Dennis Smith
Guest
Dennis Smith
15 years 3 months ago
Personal responsibility can not be the issue when hardly anyone understands the science of eating healthy. Much of that scientific understanding is new and available to those who seek it out, but most not only don’t but they don’t know where to look for it. Too many dumbed down Americans depend on oversimplified labels (“organic,” “all natural”) for guidance, and then are frustrated when results are not forthcoming. This month and once last year Discover Magazine ran major articles on the so called “syndrome X” — high blood pressure, high triglycerides, high cholesterol, reduced insulin sensitivity. But who reads such stuff? Very few. Regardless of who should be responsible, there is a major opportunity here for a new type of healthy fast food industry. One that replaces unhealthy wheat, potatoes and rice products (high glycemic, pro-inflammatory foods) with healthy foods such as barley, buckwheat, beans, and oats, and then uses flavorful, spectacularly antioxidant spices to make them taste good. These healthful staples are extremely inexpensive, making them ideal for fast food. If the producer of… Read more »
Bernice Hurst
Guest
15 years 3 months ago
I’m as strong an advocate of personal responsibility as the rest of you guys but I strongly disagree that the only responsibility a business has (either manufacturer or retailer) is to its shareholders. That is one of the biggest cop-outs going at the moment. Along with name calling – nyah, nyah, food police, nyah, nyah, nanny state. Give us all a break and grow up. Face the fact that SOCIETY is made up of individuals and organisations and there really is no excuse for making excuses or piling on the pressure or convincing people that you are responding to their demands for convenience when what is really going on is a whole load of bullying. People are busy because they choose to be; they could eat well if they chose to and if it was fast, easy and convenient. But they/we are constantly told that we cannot cope with food preparation and we deserve (as L’Oreal so ubiquitously puts it) to take short cuts. Let’s try encouraging personal responsibility rather than increasing the ad spend… Read more »
Randy Kosloski
Guest
Randy Kosloski
15 years 3 months ago

Consumers “vote” with their dollars. Until they decide it is time to change, it will not happen. That said, I believe making healthier packaged foods is in everyone’s best interest (but only if it tastes as good and is just as cheap).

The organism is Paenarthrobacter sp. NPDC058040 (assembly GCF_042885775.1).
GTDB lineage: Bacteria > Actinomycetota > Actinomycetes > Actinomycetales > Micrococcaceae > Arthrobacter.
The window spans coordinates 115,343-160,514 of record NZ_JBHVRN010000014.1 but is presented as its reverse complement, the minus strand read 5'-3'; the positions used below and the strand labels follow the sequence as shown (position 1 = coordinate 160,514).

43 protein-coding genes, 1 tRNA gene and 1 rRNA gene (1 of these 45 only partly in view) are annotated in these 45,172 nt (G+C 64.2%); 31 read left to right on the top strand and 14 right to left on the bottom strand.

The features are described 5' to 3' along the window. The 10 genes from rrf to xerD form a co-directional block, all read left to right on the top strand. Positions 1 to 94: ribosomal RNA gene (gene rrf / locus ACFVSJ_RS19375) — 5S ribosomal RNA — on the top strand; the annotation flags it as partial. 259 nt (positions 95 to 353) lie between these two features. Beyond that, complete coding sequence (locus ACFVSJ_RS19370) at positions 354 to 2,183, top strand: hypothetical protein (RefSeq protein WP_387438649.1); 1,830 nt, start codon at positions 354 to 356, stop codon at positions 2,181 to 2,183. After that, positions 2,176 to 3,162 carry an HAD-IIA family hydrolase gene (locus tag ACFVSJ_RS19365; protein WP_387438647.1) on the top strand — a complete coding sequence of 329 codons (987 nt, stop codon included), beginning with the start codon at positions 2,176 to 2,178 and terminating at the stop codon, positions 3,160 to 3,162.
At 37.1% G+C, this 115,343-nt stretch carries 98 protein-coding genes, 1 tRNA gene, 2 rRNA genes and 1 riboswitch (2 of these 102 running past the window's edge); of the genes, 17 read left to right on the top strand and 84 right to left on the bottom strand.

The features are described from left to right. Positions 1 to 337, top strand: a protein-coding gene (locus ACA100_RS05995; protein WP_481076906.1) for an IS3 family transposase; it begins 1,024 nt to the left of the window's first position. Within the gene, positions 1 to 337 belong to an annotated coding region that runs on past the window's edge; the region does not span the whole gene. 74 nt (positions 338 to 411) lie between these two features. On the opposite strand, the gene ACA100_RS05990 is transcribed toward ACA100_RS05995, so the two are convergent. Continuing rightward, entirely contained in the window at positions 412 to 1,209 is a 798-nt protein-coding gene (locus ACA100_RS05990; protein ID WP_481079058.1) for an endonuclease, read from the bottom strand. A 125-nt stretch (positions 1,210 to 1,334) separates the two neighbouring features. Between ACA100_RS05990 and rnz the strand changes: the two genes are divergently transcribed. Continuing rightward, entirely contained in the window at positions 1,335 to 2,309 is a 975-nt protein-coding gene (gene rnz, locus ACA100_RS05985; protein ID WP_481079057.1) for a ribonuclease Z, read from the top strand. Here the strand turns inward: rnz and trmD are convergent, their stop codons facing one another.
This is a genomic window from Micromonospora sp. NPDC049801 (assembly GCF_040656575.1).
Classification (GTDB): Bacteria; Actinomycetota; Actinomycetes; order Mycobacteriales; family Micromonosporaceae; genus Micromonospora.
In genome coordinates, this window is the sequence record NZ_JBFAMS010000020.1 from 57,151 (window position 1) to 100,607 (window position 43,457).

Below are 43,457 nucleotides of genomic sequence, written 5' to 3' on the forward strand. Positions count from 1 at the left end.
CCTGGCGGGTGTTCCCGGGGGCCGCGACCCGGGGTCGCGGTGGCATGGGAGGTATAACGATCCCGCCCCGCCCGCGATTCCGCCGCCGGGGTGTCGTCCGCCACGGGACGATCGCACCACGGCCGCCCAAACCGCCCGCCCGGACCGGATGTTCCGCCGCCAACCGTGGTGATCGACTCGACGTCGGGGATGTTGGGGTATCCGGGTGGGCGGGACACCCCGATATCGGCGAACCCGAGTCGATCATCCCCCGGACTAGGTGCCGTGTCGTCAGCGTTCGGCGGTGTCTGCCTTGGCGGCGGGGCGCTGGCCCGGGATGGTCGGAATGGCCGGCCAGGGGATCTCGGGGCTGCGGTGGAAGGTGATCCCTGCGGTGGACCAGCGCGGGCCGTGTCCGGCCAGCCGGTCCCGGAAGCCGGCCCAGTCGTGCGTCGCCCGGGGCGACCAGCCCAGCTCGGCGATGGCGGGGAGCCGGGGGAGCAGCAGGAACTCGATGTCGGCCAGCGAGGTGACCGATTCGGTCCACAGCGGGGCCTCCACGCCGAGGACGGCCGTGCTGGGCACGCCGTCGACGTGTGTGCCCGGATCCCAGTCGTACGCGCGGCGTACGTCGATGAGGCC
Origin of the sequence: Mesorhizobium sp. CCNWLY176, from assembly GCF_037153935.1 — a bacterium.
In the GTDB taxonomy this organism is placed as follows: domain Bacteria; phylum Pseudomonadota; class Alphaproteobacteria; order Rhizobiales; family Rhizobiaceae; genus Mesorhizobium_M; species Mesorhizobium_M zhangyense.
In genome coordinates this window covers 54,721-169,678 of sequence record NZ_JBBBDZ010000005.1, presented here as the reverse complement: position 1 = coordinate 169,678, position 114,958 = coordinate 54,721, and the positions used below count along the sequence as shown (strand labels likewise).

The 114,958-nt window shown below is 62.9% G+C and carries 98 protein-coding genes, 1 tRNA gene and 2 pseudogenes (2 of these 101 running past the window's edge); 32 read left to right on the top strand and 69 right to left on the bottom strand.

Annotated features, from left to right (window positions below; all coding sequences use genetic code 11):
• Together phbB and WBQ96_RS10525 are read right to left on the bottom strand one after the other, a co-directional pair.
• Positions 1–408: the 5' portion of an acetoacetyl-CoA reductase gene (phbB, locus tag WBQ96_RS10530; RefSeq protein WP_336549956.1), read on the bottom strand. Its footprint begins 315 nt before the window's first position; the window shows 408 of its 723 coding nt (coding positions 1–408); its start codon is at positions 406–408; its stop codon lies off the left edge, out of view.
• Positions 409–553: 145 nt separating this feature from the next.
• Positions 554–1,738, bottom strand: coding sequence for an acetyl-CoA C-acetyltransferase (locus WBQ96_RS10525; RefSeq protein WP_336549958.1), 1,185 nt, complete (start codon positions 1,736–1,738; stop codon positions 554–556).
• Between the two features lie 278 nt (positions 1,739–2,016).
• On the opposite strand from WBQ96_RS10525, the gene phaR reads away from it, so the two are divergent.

Rick Moss
Guest
15 years 3 months ago
Sorry… I’m not buying this “wait until the consumer demands it” reasoning. I’m in agreement that government mandates would be the wrong way to go, because, ultimately, companies are much better at figuring these things out on their own. However, when I see food manufacturers and retailers ignoring the need for healthier food options, I can’t help think of the current state of the U.S. auto industry. Having run with the ravenous demand for SUVs for the last decade, automakers are now desperately trying to play catch-up on the development of hybrid vehicles. Consumers are shaking their heads and saying, “How could the have NOT seen this coming?” Now their only option is to buy the technology from Toyota. For the food industry, the writing has been on the wall for about 5 years now. They need to get out ahead of the healthy food trend and drive the market in the direction it obviously needs to go. Why “need”? Because it’s going to result in a more robust, healthy food industry if consumers can… Read more »
David Livingston
Guest
15 years 3 months ago

In any business, profit is made by taking advantage of a lack of knowledge and personal responsibility. People love to indulge themselves in the pleasures this world has to offer. Food, drink, narcotics, fast cars, etc. Let the laws of supply and demand dictate what food companies sell. Times are changing and, as demand changes, so will the supply.

Mitch Kristofferson
Guest
Mitch Kristofferson
15 years 3 months ago

Personal observation, not data, suggests to me that diet and health are becoming another example of Well Curves replacing Bell Curves in our society. I see more obese people today than I ever did as a kid, but I also see more ultra-fit types as well (could be a California thing). The latter, though extreme, clearly find enough of the healthy food and exercise opportunities available to them. Shame on the rest of us for not finding the same. This is not a food industry issue. The industry will respond with lightning speed if consumers make different choices with their wallets.

Bradley Cuthbert
Guest
Bradley Cuthbert
15 years 3 months ago
I have to agree with everyone’s sentiment here — even if we wanted to, the food industry could not stop people from eating the way they do. As long as we are time-starved (and that trend will probably never reverse itself, instead only growing more demanding every year), convenience is going to win out over other considerations at most mealtimes. And that is the crux of the problem — most consumers do not understand that eating poorly at 20-25% of meals is enough to create a dietary imbalance; heavy on saturated fats, sugars and other “empty calories.” And frankly, most of us don’t have the discipline to enforce a healthy eating regime any more often than that, especially if it comes at the expense of convenience when the kids are screaming in the back seat and we’re hustling across town from soccer to piano lessons and everyone’s hungry, with no time to stop at home. Even if everyone would cook great, nutritionally-balanced meals at home at all other times, we’ve conditioned our kids to love… Read more »